The Positivity Pledge and Lessons From Thumper

thumper

A week ago, I took the Positivity Pledge, and promised to only share good things on social media. I had grown weary of the competitive hand-wringing on Facebook and Twitter. The Chicken Littles were everywhere screaming that the sky was falling. As my own anxiety levels grew, I debated unplugging completely and walking away from the emotional arms race.

Social media is how I keep in touch with far-flung family and friends and how I promote my work, so I opted to try to change the environment around me instead.

I still read all of the hair-on-fire articles my friends and loved ones posted. I scoured news articles and nodded my head to their memes, but I didn’t pass them along unless they passed the smile test. Did they make me smile, or did they giving me a sinking-stomach feeling? If I smiled, I shared. It was that simple.

I can’t say whether or not it had an effect on the life of anyone on my friends list, but by Thursday I was noticing the effect that it had on me. I was a lot less stressed.  When I didn’t post inflammatory things, I didn’t worry about validation of my point of view. I didn’t brace for the arguments that I “knew” were coming. I wasn’t focused on the flame wars that I wasn’t having, so I wasn’t constantly thinking about my next clever reply.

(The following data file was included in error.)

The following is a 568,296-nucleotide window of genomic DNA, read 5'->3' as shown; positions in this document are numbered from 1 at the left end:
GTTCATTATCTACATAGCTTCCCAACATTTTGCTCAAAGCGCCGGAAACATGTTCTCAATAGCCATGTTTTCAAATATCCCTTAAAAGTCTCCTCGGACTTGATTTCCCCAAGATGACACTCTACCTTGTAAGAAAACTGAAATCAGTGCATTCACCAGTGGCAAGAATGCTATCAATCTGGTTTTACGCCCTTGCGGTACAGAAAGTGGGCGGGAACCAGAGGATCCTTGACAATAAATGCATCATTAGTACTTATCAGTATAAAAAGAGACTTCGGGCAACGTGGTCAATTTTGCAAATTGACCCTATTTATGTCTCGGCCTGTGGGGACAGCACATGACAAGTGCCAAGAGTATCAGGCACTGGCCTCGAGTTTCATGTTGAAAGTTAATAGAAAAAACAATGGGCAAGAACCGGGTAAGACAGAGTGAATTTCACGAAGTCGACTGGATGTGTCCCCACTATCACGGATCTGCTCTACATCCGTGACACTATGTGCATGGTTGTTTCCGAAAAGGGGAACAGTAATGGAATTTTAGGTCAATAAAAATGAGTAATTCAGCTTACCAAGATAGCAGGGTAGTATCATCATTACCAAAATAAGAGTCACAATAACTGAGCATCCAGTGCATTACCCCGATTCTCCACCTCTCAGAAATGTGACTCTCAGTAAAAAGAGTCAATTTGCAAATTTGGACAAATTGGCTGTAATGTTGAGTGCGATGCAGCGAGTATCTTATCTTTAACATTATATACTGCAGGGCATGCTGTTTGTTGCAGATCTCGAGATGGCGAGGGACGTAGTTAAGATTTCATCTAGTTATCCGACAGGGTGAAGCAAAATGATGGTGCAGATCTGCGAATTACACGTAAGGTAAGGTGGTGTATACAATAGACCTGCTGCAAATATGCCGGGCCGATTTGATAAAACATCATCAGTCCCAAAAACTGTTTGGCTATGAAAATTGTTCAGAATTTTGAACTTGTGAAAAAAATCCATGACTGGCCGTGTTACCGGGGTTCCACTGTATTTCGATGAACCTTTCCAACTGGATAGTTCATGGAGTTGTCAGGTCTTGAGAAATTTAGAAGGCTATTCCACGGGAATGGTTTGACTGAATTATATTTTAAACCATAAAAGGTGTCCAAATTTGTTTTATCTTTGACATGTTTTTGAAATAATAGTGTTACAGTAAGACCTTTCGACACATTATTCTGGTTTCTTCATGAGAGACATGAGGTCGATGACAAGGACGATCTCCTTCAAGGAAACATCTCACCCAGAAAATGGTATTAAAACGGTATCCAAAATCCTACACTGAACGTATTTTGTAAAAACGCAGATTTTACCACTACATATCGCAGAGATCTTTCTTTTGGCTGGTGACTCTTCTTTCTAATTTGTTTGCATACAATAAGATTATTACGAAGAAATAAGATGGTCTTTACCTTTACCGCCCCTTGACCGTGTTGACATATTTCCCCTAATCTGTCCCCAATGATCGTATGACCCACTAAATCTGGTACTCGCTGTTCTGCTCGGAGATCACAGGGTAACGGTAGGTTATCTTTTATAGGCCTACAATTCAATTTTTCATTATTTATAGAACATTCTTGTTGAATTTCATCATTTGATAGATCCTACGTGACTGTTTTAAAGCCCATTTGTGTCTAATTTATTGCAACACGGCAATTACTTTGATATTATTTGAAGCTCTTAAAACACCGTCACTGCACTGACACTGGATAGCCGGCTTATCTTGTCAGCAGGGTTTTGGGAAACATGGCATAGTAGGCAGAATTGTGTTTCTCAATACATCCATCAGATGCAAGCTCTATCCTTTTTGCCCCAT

As the week went on, I felt the tension that my own anxiety-driven sharing has caused in me drain away. I don’t know that I’ll continue my absolute ban on negativity on my personal social media pages, but I do know that I’ll do my best to keep it under control.

A thousand years ago or so, I was a huge fan of the movie Bambi, and especially his side-kick Thumper. I was the understudy to play Thumper in the 2nd grade play. The other kid didn’t get sick, so I was a raccoon instead. But I rehearsed that line all day long for weeks, “If you can’t say something nice, don’t say nothin’ at all.” I used to think that was about protecting the hearts and feelings of other people, but after the past week I think it may be about protecting our own hearts and well-being too.

About Rebecca Frech

Rebecca Frech is a Catholic author, speaker, CrossFit coach, and the Managing Editor of The Catholic Conspiracy website. She is the author of the best-selling books Teaching in Your Tiara: A Homeschooling Book for the Rest of Us and Can We Be Friends? She is a co-host of the popular podcast The Visitation Project, and is a columnist for The National Catholic Register. She and her husband live just outside Dallas with their eight children, a German Shepherd named Dave, and an ever-multiplying family of dust-bunnies.
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